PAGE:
Shares in German car maker Volkswagen have plunged by a fifth after it admitted rigging US emissions tests for nearly 500,000 diesel cars and was ordered to recall the vehicles to be fixed.
Chief executive Marin Winterkorn said he was “deeply sorry” after findings by America’s Environmental Protection Agency (EPA) that it had cheated clean-air rules.
The company faces fines that could eventually total billions of dollars.
The EPA said that VW used software that allowed its diesel cars to release fewer smog-causing pollutants during tests than in real-world driving conditions.
Its findings cover about 482,000 cars built in the last seven years including the Audi A3, VW Jetta, Beetle, Golf and Passat models.
The EPA said cars had been fitted with sophisticated software algorithms which detect when they are undergoing official emissions testing, and turn full emissions controls on.
It is a type of software known as a “defeat device”.
Once on the road, the cars produced nitrogen oxide pollutants at up to 40 times the legal standard.
Cynthia Giles, assistant administrator for the Office of Enforcement and Compliance Assurance, said: “Using a defeat device in cars to evade clean air standards is illegal and a threat to public health.”
Mr Winterkorn said: “I personally am deeply sorry that we have broken the trust of our customers and the public.
“We will co-operate fully with the responsible agencies, with transparency and urgency, to clearly, openly and completely establish all of the facts of this case.”
Volkswagen has ordered an external investigation of this matter.
“We do not and will not tolerate violations of any kind of our internal rules or of the law.”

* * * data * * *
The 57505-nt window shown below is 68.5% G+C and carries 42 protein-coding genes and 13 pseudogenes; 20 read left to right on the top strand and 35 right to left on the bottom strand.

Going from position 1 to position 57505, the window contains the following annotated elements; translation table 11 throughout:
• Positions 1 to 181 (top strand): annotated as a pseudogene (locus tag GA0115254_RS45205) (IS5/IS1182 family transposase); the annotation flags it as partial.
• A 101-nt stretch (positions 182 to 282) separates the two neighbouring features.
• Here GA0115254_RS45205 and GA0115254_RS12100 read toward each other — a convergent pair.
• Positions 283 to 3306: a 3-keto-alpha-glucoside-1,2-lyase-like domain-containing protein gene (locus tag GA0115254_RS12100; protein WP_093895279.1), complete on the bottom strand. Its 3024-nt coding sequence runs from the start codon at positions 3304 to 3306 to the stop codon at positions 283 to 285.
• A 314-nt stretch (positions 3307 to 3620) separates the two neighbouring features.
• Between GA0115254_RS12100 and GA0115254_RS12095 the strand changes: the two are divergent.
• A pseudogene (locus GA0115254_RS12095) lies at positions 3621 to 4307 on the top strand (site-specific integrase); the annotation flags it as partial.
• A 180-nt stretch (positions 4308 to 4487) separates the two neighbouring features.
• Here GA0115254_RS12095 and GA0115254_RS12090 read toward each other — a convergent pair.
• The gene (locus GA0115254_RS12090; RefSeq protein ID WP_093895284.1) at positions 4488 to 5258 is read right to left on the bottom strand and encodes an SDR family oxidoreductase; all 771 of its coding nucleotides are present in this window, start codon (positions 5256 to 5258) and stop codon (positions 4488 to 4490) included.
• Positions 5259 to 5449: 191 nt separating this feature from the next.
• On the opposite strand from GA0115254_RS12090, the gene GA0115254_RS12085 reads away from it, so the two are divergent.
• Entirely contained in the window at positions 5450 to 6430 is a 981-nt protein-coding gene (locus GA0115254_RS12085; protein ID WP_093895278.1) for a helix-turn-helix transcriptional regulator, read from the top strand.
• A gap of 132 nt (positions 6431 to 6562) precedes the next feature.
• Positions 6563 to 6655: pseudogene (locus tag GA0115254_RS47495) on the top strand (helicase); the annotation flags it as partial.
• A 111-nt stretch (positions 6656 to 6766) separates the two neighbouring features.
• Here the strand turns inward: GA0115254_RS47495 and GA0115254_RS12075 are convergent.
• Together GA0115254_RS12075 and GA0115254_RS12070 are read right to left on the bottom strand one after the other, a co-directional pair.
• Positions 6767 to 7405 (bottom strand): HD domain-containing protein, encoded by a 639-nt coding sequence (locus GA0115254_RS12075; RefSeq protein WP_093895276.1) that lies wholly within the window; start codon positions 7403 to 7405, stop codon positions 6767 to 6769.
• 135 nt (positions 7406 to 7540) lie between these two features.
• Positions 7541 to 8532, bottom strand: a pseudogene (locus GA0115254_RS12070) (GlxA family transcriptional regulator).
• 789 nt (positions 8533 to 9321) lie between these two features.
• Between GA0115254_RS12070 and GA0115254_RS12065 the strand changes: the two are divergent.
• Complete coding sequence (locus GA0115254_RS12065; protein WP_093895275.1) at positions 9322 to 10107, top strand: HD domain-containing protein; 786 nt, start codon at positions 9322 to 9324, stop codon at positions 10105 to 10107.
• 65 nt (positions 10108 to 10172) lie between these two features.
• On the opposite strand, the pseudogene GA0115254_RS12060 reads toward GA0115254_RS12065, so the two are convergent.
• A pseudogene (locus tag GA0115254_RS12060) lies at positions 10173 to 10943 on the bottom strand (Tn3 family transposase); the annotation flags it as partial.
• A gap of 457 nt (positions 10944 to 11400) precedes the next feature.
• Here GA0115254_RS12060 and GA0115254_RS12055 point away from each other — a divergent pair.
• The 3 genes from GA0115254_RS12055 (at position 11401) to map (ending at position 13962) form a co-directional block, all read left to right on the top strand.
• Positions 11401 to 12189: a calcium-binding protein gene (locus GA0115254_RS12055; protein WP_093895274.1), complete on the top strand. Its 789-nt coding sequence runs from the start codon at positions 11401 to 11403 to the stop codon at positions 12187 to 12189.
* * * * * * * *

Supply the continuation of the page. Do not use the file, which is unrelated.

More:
The EPA said VW faces fines of up to 37,500 US dollars (£24,000) per vehicle for the violations – a total of more than 18 billion US dollars (£12 billion).
The shares fall wiped around 15 billion euros (£11 billion) off VW’s market value, as the stock reached a three-year low of around 130 euros (£95).
It has already had a tough year having fallen from more than 250 euros (£180) amid signs of faltering sales in the US and China.
Volkswagen edged out Toyota to become the world’s top-selling car maker in the first half of 2015.
A spokesman for Germany’s environment ministry said that, for now, authorities there were waiting to see how the US investigation develops.
“The auto manufacturers have to work closely with US authorities to comprehensively clarify the matter,” Michael Schroeren told reporters in Berlin.
“We expect reliable information from the car manufacturers so that (German authorities) can check whether comparable manipulation has happened in Germany or Europe.”
Government spokesman Steffen Seibert declined to comment directly on the case, but said Germany’s standing as a leader in environmental protection hadn’t been harmed.
“Our climate policy stands for itself and I think it’s internationally recognised that Germany is one of the drivers on the way to (the international climate summit in) Paris,” he said.